I Suck at Relationships So You Don't Have To: 10 Rules for Not Screwing Up Your Happily Ever AfterI Suck at Relationships So You Don’t Have To: 10 Rules for Not Screwing Up Your Happily Ever After by Bethenny Frankel
Published by Touchstone

The ONLY reason I read this book is because Bethenny Frankel wrote it. I have a slight obsession with her – I think she’s hilarious and smart, witty and incredibly tough, a person who doesn’t take shit from anyone but isn’t afraid to be vulnerable and have her heart broken (on TV, no less), and ultimately is the most genuinely real reality TV star out there (and I watch too much reality TV, so I have formed quite an opinion). Honestly this book was really silly and nothing that I could ever use or need in real life. But I appreciated her snark throughout and her attitude always puts a smile on my face. I can’t imagine anyone that would actually use this advice, but she’s sold tons of copies already so obviously those people are out there. I can’t say I really liked this one, but if you are a fan of Bethenny you’ll probably want to pick it up.

The Answer to Bad Religion Is Not No Religion by Martin Thielen

The Answer to Bad Religion Is Not No ReligionThe Answer to Bad Religion Is Not No Religion by Martin Thielen
Published by Westminster John Knox Press
Review copy provided by NetGalley

From the publisher:

If you think the only logical response to bad Christianity is to leave the church completely, this book is for you. In an effort to help those who’ve been hurt by or turned off by negative religion, Martin Thielen explains that there is an alternative to abandoning religion: good religion. Thielen uses personal stories to illustrate the dangers of religion that is judgmental, anti-intellectual, and legalistic. While addressing the growth of the new atheism movement and the “Nones” (people [who] have no religious affiliation), this book argues that leaving religion is not practical, not helpful, and not necessary. Thielen provides counterparts to the characteristics of bad religion, explaining that good religion is grace-filled, promotes love and forgiveness, and is inclusive and hope-filled. Perfect for individual, group, or congregational study, a Leader’s Guide and a Worship and Outreach Kit are also available to further the discussion and increase community involvement.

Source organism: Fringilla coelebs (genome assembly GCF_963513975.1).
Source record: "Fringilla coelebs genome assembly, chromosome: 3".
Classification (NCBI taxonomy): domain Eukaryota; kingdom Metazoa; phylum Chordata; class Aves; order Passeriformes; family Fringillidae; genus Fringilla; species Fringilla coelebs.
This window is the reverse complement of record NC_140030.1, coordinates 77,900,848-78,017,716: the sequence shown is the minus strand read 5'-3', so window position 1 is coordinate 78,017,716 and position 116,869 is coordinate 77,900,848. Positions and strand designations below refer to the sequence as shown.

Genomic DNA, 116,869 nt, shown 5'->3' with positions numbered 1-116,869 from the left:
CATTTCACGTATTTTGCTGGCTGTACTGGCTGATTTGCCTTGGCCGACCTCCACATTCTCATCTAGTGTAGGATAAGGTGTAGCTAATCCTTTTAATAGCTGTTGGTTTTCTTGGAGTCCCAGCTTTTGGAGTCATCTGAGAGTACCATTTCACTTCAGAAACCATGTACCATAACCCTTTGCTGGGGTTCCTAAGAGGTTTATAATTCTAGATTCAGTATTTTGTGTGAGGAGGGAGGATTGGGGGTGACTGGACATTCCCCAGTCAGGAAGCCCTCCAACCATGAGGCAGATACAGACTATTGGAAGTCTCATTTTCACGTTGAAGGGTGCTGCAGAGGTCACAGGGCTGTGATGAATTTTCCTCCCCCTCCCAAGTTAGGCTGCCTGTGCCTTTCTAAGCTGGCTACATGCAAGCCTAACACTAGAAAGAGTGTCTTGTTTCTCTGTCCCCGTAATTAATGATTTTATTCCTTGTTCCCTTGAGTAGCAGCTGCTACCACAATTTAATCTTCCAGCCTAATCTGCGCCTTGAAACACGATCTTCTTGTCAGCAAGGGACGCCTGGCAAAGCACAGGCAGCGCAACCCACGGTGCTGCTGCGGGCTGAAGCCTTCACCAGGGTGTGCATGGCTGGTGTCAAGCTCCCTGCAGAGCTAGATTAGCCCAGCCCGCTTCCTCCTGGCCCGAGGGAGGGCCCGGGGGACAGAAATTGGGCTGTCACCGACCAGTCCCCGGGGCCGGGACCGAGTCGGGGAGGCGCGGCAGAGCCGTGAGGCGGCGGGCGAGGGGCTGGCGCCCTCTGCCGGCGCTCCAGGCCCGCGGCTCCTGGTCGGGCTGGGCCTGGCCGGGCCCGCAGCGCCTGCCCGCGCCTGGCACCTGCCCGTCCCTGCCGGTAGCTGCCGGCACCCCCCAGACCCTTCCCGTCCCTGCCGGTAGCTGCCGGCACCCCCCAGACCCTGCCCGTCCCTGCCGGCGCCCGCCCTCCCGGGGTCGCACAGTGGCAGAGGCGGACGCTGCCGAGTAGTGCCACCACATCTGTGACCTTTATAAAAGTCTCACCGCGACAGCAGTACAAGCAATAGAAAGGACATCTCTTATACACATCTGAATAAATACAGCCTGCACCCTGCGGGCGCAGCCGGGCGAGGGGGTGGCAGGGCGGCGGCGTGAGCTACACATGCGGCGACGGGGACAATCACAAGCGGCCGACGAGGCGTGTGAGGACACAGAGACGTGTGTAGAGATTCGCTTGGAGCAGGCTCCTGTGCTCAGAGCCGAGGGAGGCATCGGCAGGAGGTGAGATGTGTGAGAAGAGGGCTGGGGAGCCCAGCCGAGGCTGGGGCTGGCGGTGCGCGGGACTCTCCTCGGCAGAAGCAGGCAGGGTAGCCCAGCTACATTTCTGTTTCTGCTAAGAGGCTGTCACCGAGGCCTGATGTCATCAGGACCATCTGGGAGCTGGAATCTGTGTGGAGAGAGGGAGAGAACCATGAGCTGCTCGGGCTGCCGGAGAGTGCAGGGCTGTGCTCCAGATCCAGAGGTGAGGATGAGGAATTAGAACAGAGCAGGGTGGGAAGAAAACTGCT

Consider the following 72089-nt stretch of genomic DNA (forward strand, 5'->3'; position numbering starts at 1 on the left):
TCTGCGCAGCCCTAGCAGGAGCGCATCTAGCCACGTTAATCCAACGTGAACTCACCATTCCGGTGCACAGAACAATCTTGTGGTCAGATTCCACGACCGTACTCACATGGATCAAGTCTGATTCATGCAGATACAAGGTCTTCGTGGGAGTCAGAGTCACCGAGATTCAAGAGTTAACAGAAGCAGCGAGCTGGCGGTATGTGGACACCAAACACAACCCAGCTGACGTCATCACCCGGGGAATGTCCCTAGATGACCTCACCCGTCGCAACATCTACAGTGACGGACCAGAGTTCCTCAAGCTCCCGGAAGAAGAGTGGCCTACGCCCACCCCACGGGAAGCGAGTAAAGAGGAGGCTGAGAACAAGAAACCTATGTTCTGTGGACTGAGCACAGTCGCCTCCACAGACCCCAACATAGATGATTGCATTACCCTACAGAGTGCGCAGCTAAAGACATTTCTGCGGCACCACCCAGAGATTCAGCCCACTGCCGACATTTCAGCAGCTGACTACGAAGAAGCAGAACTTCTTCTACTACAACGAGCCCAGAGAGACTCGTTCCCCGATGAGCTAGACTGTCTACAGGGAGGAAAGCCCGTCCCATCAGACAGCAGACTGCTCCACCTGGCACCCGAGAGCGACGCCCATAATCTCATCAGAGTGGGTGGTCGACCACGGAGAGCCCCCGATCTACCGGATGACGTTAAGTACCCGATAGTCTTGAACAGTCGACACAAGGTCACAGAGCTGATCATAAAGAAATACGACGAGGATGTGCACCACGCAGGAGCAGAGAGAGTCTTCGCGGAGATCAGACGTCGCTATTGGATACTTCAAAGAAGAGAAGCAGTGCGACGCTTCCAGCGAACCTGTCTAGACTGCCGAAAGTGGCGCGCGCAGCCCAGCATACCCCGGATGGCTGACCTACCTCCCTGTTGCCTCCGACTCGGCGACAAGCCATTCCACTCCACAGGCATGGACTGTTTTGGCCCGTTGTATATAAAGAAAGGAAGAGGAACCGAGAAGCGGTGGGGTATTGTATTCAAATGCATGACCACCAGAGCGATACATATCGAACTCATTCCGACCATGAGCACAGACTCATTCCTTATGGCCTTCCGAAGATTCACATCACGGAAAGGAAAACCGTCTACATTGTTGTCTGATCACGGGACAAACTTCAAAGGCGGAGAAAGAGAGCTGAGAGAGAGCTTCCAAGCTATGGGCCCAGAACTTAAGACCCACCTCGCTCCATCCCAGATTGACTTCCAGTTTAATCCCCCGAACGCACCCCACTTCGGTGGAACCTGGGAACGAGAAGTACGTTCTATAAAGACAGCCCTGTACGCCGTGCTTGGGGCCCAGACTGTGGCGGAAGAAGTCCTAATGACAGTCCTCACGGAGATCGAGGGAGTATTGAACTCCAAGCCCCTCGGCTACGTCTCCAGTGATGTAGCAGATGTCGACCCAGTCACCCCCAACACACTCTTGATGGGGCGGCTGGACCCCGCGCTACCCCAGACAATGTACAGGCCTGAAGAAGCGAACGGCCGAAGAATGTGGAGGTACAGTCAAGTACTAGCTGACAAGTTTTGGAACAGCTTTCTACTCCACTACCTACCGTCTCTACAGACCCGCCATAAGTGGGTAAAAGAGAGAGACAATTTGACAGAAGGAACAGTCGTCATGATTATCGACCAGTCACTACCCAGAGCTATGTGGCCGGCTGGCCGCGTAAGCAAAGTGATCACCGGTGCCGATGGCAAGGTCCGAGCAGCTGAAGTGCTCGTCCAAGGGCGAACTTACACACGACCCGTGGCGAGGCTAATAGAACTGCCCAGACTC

There’s definitely an audience for this book, but unfortunately I am not that audience. Someone who is already a believer, goes to church, reads the Bible, and prays on a regular basis is not exactly the kind of person that this book was written for. BUT I can see the value in the book, so let me tell you who I think should read it.

Let’s face it, Christians do thing sometimes in the name of religion that are just wrong. Christians can be judgmental, even hateful, towards those who don’t share their beliefs. Christians can be exclusionary and shun people who don’t fit the mold of what is “good” and “right”. For those who feel that religion is not for them because of the Christians I just mentioned, this is a great book to read. I personally know a lot of people who have been hurt or just disgusted by what someone has called “Christianity” and have decided to turn away from God altogether. This book is for those people – to show them that just because they have witnessed bad religion, they don’t need to go to the other extreme and choose to practice no religion at all.

Instead, the author lays out a case for what he calls good religion. A Christianity that isn’t judgmental, anti-anything really, and is all about the message of Jesus – that we should love God and love others, pure and simple. And along the way, you know, follow Him, read the Bible, do good works and all of that.

I kind of went through this myself when I first started coming to church with my husband before we got married, and I was able to reconcile this “bad religion” with the fact that the religion I practiced wasn’t that way. The God I prayed to, the Jesus I believe in, isn’t hateful or all about money or anything that turns people away from church. I think that this book would be a wonderful choice for anyone still working through those questions. It sort of sums up why this kind of Christianity isn’t how it should be, and how to find the kind of good religion that most people crave.

I liked this book, and even though I wasn’t the target audience for it, I can certainly see why it would be useful and helpful for those seeking a better experience with Christianity.

In the Land of Believers: An Outsider’s Extraordinary Journey into the Heart of the Evangelical Church by Gina Welch

In the Land of Believers: An Outsider's Extraordinary Journey into the Heart of the Evangelical ChurchIn the Land of Believers: An Outsider’s Extraordinary Journey into the Heart of the Evangelical Church by Gina Welch
Published by Metropolitan Books

Gina Welch, who grew up without serious religion of any kind but technically considered herself Jewish, decided to spend two years immersing herself in Evangelical Christianity. She chose to spend that time at Thomas Road Baptist Church (Jerry Falwell’s church) and did everything from regular Sunday service to joining the singles groups to going on a mission trip and everything in between. What she found was both surprising and enlightening.